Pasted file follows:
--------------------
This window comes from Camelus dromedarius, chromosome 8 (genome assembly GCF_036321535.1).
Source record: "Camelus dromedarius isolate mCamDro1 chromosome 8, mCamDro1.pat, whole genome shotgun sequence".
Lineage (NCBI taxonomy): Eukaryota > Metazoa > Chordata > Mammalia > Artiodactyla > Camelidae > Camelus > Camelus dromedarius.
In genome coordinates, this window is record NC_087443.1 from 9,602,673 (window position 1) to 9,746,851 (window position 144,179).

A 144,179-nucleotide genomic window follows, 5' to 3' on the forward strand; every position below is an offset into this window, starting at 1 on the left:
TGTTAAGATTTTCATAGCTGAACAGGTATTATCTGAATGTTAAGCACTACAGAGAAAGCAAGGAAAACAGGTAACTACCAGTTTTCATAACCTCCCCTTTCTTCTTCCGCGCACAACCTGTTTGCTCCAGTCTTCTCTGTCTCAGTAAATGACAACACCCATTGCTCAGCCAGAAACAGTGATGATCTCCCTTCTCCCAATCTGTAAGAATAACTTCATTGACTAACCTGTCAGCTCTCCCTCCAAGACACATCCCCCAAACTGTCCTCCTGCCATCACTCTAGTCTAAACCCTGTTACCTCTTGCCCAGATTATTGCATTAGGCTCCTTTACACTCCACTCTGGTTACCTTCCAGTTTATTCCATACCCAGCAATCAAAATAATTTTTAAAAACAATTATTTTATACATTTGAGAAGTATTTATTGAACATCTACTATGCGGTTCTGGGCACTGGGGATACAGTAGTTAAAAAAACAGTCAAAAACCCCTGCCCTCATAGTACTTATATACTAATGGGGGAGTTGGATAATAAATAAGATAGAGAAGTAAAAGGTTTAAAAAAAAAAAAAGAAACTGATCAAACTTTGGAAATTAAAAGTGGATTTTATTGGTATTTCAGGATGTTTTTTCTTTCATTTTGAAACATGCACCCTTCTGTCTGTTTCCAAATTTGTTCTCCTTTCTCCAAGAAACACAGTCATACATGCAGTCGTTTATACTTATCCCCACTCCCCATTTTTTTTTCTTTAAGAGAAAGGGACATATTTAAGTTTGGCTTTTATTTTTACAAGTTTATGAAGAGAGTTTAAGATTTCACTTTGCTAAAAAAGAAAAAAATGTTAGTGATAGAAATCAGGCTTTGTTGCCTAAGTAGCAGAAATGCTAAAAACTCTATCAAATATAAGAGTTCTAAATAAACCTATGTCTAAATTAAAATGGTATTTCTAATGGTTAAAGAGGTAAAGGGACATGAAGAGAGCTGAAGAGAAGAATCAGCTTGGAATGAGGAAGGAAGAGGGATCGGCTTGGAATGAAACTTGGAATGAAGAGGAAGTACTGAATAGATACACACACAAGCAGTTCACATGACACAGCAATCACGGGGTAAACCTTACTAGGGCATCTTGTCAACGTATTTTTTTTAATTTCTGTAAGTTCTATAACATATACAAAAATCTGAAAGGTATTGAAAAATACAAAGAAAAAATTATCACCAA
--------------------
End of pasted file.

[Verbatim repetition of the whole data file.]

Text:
This window comes from Camelus dromedarius, chromosome 8 (genome assembly GCF_036321535.1).
Source record: "Camelus dromedarius isolate mCamDro1 chromosome 8, mCamDro1.pat, whole genome shotgun sequence".
Lineage (NCBI taxonomy): Eukaryota > Metazoa > Chordata > Mammalia > Artiodactyla > Camelidae > Camelus > Camelus dromedarius.
In genome coordinates, this window is record NC_087443.1 from 9,602,673 (window position 1) to 9,746,851 (window position 144,179).

A 144,179-nucleotide genomic window follows, 5' to 3' on the forward strand; every position below is an offset into this window, starting at 1 on the left:
TGTTAAGATTTTCATAGCTGAACAGGTATTATCTGAATGTTAAGCACTACAGAGAAAGCAAGGAAAACAGGTAACTACCAGTTTTCATAACCTCCCCTTTCTTCTTCCGCGCACAACCTGTTTGCTCCAGTCTTCTCTGTCTCAGTAAATGACAACACCCATTGCTCAGCCAGAAACAGTGATGATCTCCCTTCTCCCAATCTGTAAGAATAACTTCATTGACTAACCTGTCAGCTCTCCCTCCAAGACACATCCCCCAAACTGTCCTCCTGCCATCACTCTAGTCTAAACCCTGTTACCTCTTGCCCAGATTATTGCATTAGGCTCCTTTACACTCCACTCTGGTTACCTTCCAGTTTATTCCATACCCAGCAATCAAAATAATTTTTAAAAACAATTATTTTATACATTTGAGAAGTATTTATTGAACATCTACTATGCGGTTCTGGGCACTGGGGATACAGTAGTTAAAAAAACAGTCAAAAACCCCTGCCCTCATAGTACTTATATACTAATGGGGGAGTTGGATAATAAATAAGATAGAGAAGTAAAAGGTTTAAAAAAAAAAAAAGAAACTGATCAAACTTTGGAAATTAAAAGTGGATTTTATTGGTATTTCAGGATGTTTTTTCTTTCATTTTGAAACATGCACCCTTCTGTCTGTTTCCAAATTTGTTCTCCTTTCTCCAAGAAACACAGTCATACATGCAGTCGTTTATACTTATCCCCACTCCCCATTTTTTTTTCTTTAAGAGAAAGGGACATATTTAAGTTTGGCTTTTATTTTTACAAGTTTATGAAGAGAGTTTAAGATTTCACTTTGCTAAAAAAGAAAAAAATGTTAGTGATAGAAATCAGGCTTTGTTGCCTAAGTAGCAGAAATGCTAAAAACTCTATCAAATATAAGAGTTCTAAATAAACCTATGTCTAAATTAAAATGGTATTTCTAATGGTTAAAGAGGTAAAGGGACATGAAGAGAGCTGAAGAGAAGAATCAGCTTGGAATGAGGAAGGAAGAGGGATCGGCTTGGAATGAAACTTGGAATGAAGAGGAAGTACTGAATAGATACACACACAAGCAGTTCACATGACACAGCAATCACGGGGTAAACCTTACTAGGGCATCTTGTCAACGTATTTTTTTTAATTTCTGTAAGTTCTATAACATATACAAAAATCTGAAAGGTATTGAAAAATACAAAGAAAAAATTATCACCAA